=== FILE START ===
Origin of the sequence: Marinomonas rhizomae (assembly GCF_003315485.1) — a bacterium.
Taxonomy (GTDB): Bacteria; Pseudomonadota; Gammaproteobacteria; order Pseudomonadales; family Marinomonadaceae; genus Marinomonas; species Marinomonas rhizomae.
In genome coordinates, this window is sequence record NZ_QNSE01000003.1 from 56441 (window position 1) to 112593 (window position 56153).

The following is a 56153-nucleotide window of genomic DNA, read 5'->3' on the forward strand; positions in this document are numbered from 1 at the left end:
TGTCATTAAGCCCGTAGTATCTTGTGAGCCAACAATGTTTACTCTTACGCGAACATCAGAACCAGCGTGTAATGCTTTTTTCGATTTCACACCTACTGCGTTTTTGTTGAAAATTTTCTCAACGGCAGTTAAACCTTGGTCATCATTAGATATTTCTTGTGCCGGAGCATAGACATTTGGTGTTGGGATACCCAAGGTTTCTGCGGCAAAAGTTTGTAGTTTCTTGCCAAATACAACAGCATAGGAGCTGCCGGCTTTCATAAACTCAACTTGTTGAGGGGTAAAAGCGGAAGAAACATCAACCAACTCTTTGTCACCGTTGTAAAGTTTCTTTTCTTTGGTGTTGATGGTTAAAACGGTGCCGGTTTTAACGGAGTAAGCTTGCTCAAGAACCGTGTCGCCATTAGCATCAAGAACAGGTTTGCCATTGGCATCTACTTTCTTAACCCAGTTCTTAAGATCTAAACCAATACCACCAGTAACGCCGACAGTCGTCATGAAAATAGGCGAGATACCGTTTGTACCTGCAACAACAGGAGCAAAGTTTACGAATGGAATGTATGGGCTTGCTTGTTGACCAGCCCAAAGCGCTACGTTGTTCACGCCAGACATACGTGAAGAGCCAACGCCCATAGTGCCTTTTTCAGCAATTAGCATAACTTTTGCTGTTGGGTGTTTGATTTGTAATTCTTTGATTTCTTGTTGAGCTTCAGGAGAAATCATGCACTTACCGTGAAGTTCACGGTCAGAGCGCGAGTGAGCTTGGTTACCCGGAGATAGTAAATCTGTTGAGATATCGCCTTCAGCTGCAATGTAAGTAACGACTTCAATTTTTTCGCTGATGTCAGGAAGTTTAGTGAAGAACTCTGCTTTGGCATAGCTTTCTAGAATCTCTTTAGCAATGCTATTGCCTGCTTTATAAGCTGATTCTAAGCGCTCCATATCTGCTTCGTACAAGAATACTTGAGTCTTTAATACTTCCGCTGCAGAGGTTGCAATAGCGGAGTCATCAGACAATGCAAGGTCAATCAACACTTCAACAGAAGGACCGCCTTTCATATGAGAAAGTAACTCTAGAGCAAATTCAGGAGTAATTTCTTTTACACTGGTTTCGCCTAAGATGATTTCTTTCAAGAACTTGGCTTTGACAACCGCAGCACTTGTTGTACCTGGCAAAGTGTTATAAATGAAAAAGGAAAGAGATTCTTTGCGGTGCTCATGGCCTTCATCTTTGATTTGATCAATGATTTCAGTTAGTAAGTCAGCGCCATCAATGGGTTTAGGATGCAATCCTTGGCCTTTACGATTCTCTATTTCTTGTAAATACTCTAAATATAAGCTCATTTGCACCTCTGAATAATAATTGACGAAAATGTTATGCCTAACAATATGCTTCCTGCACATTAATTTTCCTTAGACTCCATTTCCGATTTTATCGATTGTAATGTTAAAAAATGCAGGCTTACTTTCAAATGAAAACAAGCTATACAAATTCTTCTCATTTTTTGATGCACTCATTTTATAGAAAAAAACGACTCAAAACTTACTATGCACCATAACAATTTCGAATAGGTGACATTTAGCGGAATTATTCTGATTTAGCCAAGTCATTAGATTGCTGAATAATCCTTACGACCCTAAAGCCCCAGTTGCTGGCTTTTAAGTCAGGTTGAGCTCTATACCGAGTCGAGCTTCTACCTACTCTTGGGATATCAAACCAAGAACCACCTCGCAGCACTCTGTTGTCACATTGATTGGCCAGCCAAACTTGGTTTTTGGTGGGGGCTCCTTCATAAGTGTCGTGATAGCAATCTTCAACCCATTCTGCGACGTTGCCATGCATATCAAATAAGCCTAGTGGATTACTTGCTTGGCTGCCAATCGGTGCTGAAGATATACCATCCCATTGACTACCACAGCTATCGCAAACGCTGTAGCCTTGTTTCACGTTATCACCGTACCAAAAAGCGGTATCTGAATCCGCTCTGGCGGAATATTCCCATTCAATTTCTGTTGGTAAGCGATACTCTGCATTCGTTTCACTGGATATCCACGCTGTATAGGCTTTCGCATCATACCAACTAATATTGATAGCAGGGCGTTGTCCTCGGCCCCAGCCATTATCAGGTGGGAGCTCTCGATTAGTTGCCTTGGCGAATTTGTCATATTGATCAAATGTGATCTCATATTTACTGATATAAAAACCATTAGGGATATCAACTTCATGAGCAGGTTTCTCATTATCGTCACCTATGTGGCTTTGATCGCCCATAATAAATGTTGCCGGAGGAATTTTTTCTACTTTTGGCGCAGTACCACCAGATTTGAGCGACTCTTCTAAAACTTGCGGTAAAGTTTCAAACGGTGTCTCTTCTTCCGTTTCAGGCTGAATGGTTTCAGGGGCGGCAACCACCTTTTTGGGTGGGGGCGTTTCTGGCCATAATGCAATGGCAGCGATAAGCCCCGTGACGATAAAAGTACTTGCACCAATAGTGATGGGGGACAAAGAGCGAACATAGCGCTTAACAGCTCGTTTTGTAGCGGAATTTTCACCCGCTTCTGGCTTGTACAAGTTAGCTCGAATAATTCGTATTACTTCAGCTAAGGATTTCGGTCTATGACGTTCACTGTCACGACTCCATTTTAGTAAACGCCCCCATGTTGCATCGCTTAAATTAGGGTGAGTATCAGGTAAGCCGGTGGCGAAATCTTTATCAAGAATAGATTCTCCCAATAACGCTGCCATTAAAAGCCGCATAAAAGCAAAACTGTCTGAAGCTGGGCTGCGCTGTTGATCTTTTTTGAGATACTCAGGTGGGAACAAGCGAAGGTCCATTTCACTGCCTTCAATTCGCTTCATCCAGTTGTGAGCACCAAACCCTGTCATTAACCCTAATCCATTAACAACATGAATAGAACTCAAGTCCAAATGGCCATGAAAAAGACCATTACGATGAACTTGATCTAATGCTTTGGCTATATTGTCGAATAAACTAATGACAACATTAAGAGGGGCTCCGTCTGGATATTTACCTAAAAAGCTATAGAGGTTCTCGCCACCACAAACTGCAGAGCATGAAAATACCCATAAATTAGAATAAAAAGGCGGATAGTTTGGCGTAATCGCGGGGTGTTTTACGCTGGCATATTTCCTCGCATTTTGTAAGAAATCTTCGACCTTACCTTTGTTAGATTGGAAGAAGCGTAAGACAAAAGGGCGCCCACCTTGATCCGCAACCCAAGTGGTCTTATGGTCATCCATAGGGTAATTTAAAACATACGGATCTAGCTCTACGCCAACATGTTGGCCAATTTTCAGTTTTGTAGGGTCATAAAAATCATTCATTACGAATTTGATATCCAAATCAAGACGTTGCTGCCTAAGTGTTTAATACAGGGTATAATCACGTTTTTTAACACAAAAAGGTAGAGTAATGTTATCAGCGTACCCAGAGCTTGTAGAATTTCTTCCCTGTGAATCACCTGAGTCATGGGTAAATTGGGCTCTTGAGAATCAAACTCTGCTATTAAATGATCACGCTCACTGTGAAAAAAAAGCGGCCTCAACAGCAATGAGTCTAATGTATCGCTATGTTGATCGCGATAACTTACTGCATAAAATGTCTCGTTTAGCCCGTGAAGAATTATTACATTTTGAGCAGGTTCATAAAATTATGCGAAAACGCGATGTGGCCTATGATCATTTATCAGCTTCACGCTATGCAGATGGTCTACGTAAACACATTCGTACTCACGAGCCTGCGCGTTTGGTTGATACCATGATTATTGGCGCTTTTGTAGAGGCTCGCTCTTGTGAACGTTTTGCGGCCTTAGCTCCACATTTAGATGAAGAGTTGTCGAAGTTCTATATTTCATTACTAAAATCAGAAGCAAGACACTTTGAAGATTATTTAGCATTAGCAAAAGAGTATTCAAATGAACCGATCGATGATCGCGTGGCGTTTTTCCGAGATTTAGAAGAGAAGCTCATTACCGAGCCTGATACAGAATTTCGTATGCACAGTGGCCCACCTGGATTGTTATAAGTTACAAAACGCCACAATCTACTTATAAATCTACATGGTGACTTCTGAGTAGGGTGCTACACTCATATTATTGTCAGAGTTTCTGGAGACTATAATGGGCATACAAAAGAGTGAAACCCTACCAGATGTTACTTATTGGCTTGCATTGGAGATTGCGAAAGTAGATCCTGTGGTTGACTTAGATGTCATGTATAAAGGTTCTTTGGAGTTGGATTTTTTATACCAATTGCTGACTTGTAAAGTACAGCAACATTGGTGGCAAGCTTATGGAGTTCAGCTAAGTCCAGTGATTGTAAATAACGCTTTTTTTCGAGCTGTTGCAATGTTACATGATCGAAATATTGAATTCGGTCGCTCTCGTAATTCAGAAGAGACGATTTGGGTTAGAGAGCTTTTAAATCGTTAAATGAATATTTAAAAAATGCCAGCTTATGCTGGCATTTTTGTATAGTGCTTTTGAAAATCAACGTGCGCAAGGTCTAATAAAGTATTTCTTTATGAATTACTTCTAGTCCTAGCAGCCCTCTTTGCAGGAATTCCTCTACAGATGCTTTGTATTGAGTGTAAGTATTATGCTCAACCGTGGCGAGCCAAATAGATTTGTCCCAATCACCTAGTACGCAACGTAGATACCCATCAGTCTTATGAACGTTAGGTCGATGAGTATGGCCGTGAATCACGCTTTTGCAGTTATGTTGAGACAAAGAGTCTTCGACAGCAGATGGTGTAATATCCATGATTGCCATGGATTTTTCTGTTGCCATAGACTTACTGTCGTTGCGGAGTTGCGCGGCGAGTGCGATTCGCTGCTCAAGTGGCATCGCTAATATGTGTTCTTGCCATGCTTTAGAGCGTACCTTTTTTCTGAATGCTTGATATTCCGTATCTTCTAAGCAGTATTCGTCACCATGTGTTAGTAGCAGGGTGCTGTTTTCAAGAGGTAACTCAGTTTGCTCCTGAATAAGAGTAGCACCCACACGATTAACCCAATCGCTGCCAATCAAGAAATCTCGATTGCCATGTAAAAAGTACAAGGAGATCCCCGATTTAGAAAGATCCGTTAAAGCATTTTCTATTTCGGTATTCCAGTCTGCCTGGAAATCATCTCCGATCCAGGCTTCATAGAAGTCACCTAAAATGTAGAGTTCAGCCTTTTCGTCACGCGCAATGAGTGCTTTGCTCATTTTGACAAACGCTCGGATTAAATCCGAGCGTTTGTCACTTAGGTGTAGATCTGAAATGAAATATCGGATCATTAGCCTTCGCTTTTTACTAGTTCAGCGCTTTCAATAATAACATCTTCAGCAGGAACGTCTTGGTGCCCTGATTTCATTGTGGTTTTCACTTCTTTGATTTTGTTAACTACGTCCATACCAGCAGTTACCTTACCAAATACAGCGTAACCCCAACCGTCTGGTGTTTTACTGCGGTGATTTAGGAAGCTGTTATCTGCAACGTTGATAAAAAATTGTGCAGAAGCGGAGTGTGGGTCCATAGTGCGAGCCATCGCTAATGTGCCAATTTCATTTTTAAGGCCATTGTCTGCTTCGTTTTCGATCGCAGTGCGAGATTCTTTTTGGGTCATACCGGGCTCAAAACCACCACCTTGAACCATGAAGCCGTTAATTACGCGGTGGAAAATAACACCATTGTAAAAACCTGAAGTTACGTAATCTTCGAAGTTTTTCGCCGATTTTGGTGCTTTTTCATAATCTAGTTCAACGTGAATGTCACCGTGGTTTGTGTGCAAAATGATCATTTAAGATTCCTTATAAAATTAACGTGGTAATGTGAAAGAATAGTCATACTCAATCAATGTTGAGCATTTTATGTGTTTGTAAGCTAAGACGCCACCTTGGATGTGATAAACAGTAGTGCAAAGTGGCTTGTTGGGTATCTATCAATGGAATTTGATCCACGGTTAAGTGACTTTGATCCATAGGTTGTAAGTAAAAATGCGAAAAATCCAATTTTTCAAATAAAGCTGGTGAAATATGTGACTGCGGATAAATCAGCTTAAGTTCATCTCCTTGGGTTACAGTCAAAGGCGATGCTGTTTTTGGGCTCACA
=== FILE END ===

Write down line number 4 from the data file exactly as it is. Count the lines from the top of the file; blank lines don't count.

The following is a 56153-nucleotide window of genomic DNA, read 5'->3' on the forward strand; positions in this document are numbered from 1 at the left end: